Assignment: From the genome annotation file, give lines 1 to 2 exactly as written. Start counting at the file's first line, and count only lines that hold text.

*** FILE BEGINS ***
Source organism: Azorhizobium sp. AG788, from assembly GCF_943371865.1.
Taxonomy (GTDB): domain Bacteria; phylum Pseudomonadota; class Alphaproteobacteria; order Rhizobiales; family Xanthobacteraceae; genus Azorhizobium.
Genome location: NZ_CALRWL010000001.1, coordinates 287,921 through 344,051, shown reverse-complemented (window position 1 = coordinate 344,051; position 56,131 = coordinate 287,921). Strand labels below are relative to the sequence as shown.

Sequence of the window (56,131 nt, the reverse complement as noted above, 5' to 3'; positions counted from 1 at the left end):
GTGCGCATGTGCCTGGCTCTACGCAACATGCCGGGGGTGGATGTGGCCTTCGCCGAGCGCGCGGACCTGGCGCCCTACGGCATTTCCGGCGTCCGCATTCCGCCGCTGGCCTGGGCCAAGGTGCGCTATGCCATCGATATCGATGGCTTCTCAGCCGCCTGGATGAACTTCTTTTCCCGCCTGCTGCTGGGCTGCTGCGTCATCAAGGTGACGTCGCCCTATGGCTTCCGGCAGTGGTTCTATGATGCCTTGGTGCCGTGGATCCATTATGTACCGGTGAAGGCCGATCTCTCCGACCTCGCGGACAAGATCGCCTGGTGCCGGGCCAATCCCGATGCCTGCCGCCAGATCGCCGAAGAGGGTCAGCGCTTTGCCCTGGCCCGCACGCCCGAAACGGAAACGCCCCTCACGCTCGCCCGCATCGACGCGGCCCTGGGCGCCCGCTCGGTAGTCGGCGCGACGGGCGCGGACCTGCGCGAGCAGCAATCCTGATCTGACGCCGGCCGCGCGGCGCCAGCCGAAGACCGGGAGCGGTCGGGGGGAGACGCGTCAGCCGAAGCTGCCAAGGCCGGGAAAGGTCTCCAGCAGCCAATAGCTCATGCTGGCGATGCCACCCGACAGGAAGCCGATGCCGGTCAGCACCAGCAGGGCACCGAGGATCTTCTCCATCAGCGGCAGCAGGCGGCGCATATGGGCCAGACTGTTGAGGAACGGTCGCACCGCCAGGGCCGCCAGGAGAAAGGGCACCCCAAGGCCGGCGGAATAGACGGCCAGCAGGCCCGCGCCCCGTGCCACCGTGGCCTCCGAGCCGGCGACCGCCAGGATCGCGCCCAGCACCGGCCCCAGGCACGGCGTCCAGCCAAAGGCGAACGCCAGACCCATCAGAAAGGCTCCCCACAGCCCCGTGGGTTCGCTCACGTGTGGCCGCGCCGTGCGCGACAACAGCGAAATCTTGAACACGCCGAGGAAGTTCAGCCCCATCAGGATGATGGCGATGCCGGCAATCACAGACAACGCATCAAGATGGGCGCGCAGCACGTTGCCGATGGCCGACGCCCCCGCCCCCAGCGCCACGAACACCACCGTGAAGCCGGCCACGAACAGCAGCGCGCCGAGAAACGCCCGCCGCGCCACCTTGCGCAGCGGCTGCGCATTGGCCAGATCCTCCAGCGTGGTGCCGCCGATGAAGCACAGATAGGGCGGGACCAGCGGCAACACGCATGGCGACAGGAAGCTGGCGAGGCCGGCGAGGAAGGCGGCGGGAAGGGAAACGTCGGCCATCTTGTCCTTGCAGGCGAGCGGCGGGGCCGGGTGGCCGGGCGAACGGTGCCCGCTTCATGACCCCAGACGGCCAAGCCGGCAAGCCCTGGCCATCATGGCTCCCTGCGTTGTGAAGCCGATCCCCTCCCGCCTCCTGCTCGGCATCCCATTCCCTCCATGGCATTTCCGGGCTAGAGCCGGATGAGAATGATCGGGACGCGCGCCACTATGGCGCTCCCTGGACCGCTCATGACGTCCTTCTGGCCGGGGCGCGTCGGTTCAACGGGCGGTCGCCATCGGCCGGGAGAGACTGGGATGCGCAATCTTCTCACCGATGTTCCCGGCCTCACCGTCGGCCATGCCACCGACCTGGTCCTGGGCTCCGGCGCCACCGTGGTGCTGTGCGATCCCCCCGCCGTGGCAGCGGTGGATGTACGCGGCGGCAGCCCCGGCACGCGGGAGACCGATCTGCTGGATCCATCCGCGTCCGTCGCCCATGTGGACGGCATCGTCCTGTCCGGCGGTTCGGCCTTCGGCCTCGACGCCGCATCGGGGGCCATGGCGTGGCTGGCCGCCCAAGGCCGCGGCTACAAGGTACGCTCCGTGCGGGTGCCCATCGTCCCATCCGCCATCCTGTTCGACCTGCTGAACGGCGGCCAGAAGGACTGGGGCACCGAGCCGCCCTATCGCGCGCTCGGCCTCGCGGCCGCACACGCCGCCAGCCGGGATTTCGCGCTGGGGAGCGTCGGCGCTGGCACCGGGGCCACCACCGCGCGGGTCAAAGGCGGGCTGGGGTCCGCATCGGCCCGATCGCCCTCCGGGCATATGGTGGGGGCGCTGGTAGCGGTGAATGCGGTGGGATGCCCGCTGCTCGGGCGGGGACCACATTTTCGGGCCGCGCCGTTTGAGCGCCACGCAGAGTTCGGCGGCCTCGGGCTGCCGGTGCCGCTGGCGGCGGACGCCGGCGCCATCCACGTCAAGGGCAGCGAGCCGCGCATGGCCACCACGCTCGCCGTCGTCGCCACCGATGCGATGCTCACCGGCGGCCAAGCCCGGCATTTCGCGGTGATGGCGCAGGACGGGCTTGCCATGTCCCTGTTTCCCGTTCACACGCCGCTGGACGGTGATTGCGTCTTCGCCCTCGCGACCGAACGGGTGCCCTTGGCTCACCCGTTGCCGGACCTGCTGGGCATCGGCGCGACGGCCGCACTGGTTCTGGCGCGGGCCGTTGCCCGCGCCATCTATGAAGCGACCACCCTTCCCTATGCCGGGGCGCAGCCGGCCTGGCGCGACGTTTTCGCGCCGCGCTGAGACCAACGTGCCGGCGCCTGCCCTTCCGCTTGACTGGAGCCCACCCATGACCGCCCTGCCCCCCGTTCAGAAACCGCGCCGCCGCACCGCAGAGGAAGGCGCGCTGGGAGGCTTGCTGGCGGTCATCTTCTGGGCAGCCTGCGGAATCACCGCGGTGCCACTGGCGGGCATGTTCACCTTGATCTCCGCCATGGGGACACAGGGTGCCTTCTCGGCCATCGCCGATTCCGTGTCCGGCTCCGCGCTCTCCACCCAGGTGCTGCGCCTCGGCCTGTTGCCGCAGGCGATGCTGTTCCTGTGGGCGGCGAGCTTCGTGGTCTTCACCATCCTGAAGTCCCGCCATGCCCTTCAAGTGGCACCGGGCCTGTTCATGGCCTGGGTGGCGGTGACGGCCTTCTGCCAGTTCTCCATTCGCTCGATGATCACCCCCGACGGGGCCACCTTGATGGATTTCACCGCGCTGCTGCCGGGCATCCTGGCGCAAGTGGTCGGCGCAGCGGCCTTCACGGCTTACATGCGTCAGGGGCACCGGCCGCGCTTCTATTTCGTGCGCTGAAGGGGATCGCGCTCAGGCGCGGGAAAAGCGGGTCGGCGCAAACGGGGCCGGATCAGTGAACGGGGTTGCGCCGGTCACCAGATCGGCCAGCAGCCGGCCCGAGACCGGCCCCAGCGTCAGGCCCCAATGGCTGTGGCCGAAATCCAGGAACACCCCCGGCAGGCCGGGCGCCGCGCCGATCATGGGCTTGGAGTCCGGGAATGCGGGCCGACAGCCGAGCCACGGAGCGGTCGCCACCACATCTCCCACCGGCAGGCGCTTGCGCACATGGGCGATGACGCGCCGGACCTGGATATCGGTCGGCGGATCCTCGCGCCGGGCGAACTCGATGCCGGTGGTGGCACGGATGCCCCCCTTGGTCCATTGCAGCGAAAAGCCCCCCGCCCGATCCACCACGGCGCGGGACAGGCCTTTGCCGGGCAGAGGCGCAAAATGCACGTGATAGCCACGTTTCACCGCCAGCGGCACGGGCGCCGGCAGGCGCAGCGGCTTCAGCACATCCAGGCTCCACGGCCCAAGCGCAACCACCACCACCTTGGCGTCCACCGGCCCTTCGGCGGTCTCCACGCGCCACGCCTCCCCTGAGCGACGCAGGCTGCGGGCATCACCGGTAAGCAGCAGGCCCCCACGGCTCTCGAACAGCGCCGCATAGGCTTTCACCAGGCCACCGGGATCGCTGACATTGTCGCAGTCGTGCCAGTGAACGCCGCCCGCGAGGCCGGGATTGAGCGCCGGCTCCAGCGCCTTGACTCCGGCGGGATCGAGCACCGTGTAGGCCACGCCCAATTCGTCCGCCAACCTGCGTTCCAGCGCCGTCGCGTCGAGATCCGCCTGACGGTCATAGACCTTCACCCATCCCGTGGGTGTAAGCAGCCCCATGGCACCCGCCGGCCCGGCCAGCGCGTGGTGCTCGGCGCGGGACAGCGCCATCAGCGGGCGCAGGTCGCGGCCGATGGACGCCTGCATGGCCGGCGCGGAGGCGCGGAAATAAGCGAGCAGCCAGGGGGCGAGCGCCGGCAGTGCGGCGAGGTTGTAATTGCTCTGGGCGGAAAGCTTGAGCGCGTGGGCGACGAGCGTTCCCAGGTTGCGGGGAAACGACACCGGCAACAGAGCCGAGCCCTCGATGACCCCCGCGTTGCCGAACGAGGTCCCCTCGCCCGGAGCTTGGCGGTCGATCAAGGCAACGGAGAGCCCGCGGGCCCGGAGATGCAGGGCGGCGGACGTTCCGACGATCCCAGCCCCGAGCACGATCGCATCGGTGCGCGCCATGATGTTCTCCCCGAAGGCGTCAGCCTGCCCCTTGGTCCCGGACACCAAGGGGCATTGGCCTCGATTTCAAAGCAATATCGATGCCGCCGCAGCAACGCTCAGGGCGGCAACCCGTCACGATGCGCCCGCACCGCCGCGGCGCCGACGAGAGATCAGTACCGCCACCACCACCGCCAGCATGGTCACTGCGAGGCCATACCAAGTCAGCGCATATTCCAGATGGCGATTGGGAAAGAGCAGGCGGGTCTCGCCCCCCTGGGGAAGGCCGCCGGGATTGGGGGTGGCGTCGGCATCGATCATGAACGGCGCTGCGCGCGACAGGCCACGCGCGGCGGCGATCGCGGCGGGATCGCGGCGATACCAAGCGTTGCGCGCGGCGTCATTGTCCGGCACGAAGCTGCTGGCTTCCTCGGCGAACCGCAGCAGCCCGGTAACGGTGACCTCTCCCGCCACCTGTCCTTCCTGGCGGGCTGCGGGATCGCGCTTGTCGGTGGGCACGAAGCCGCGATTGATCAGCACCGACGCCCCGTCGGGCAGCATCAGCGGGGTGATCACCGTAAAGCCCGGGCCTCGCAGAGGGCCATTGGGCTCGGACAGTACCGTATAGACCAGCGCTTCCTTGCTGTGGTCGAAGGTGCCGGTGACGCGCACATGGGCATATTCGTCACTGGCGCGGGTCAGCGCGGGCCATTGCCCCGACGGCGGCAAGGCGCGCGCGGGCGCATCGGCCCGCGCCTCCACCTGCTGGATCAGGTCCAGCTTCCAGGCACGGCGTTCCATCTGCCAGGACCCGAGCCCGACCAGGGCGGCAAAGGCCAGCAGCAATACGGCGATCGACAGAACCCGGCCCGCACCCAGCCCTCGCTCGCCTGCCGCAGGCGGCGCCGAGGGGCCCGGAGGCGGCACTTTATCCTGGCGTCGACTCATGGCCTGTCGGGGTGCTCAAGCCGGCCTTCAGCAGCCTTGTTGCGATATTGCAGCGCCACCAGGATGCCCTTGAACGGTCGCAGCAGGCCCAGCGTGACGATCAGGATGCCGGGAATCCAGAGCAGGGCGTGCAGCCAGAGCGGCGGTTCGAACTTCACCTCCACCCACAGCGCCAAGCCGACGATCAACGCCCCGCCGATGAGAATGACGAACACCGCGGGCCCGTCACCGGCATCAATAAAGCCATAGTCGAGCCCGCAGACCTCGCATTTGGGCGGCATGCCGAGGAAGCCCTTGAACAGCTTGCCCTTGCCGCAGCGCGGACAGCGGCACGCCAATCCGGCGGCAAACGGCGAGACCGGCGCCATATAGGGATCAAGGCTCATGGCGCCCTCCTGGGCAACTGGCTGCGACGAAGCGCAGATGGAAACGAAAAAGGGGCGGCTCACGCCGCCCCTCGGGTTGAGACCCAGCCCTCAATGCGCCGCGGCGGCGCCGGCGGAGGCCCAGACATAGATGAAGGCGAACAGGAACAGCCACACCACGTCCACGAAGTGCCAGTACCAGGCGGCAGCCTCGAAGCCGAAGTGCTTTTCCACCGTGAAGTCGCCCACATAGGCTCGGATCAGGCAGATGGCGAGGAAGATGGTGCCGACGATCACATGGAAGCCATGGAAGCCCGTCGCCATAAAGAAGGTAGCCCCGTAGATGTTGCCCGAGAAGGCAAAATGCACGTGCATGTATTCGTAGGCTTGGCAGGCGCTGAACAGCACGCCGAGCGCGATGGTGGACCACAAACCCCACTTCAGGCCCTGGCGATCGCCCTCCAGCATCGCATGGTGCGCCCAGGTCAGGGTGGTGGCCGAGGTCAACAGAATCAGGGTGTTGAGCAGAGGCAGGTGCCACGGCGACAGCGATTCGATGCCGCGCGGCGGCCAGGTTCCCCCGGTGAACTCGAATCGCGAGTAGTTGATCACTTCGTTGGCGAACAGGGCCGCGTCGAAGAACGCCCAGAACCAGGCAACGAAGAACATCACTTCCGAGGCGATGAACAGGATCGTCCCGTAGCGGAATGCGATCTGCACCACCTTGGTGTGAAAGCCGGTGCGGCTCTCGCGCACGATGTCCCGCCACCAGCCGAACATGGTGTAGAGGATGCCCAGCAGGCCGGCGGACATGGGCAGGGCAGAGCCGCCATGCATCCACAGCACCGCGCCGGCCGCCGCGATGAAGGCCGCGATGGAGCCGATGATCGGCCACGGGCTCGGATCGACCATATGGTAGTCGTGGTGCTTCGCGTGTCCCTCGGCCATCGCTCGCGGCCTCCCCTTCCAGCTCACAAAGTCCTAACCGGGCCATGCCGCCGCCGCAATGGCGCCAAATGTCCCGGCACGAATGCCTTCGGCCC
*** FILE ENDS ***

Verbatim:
Source organism: Azorhizobium sp. AG788, from assembly GCF_943371865.1.
Taxonomy (GTDB): domain Bacteria; phylum Pseudomonadota; class Alphaproteobacteria; order Rhizobiales; family Xanthobacteraceae; genus Azorhizobium.